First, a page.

In our previous article, we shared insights from Carole Strait Franklin, director of standards development, RIA at A3 Association for Advanced Automation, on the newest safety standards for mobile robots: R15.08-1-2020, released in December 2020.
During our discussion, Ms. Franklin also gave us a glimpse of the work currently taking place on Parts 2 and 3 of the safety standards, which is being shaped by the rapid changes occurring in the industrial sector.
She also answered our questions about the industry’s approach to adhering to the R15.08 safety standards, which are voluntary rather than mandatory in terms of compliance.
In short, pressure in the marketplace can be very influential, she acknowledged.
“Typically, there’s a demand on the part of the customer, who asks a company, ‘Does your robot comply with R15.08 safety standards?’ And if not, then the company might lose a sale. So the marketplace can definitely drive adoption of the voluntary standards.”
As a member of the Occupational Health & Safety Organization’s (OSHA) Alliance Program, A3 plays a role in helping disseminate information on the R15.08 standards to OSHA’s Compliance Safety & Health Officers, known as OSHA CoSHOs.
This is important, said Franklin, because “the federal government moves so slowly that it can literally take 30 years to update a regulation. So OSHA really relies on us as an industry partner to help keep safety standards up to date with current technological trends. And as I mentioned previously, OSHA looks favorably on those who abide by the standards.”
For this reason, it’s in a company’s best interest to adhere to the latest safety standards, such as R15.08, even though they are voluntary.
What about robots that were built prior to the release of the R15.08 standards?
“Normally, the standards are ‘forward-looking.’ So, you can’t really expect a robot that was built before the standard was published to comply with it,” she said.
However, in the case of an update(s) to an existing standard, there’s usually a grace period of a year or two for the industry to make the corresponding updates to the machines.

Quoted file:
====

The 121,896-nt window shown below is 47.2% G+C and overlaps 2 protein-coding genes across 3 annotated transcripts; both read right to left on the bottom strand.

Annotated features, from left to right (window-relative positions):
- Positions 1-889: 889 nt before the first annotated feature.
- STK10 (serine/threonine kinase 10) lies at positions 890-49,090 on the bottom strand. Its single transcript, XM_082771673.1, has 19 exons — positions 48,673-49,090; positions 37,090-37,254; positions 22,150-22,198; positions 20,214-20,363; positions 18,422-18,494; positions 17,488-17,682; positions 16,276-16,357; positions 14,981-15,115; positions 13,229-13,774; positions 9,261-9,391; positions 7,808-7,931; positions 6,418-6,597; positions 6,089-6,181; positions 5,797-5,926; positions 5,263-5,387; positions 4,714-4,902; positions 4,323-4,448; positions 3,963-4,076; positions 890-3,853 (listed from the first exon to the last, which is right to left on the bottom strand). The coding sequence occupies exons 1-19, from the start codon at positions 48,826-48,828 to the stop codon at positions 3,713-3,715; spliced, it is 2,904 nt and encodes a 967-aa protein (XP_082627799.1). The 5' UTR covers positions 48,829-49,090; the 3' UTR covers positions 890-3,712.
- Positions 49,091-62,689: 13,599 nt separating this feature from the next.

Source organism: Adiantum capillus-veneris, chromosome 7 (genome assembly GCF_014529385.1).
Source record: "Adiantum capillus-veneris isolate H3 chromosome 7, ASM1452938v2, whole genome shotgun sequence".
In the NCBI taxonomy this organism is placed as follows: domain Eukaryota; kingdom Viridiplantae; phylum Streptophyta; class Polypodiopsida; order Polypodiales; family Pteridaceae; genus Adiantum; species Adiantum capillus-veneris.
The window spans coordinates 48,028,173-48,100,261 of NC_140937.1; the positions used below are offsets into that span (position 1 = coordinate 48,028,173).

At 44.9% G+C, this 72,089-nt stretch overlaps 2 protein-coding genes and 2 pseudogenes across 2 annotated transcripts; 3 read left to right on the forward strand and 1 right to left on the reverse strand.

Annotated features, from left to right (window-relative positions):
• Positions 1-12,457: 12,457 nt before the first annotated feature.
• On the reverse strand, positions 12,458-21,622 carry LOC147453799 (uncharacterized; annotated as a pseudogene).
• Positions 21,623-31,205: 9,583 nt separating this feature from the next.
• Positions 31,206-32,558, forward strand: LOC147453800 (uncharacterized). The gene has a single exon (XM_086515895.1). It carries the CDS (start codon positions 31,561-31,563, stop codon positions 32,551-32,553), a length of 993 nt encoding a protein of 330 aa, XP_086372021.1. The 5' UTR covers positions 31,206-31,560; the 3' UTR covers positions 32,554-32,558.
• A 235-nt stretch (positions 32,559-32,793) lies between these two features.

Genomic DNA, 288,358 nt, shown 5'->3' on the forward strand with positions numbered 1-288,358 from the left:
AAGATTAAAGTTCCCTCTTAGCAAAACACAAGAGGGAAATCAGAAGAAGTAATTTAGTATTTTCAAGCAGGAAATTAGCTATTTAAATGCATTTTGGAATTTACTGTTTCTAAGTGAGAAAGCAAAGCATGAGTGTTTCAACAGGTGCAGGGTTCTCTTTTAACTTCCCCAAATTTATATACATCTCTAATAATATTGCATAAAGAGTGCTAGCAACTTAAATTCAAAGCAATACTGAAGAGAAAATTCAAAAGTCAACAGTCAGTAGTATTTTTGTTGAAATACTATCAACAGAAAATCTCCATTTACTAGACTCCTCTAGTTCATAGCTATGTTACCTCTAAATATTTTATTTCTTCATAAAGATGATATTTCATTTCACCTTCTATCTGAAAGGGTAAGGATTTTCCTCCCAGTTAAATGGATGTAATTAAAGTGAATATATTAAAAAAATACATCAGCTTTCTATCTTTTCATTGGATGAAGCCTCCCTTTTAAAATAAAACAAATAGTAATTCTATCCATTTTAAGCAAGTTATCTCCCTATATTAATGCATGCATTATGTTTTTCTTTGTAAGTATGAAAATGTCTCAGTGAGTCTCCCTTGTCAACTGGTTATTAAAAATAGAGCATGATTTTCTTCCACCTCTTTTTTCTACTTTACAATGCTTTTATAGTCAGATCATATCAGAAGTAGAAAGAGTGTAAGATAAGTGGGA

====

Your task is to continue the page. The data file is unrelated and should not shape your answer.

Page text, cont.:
Meanwhile, R15.08 Part 2 is already in the works, said Franklin.
“While Part 1 established the requirements for the industrial mobile robot, the single machine. Part 2 addresses how to take that robot, or a system, or a fleet of these robots and integrate that into a customer’s site so that you can create a safely functioning system of industrial mobile robots,” she explained.
“So, Part 2 is about integration. Putting machines together in a system, and integrating them into a system that operates safely.”
Work on Part 2 is progressing a lot faster because so much of what was accomplished with R15.08 Part 1, “we don’t have to re-do,” said Franklin.
The goal is to get Part 2 written by the end of this year. Then, move it through the vetting process and finalized by the end of 2022.
In simple terms, Part 1 set standards for the robot manufacturers. Part 2 covers integration. And Part 3 will focus on the requirements of the user.
“For example, now that you have a system that your integrator says is operating safety, how do you as the user maintain it through its useful life so that it remains just as safe as it was on Day 1,” explained Franklin.
What’s the next frontier for industrial autonomous mobile robots?
Franklin said that while R15.08 addressed the safety of people, “there are other aspects of the mobile robot sector that are ripe for standardization, and one of those is interoperability.”
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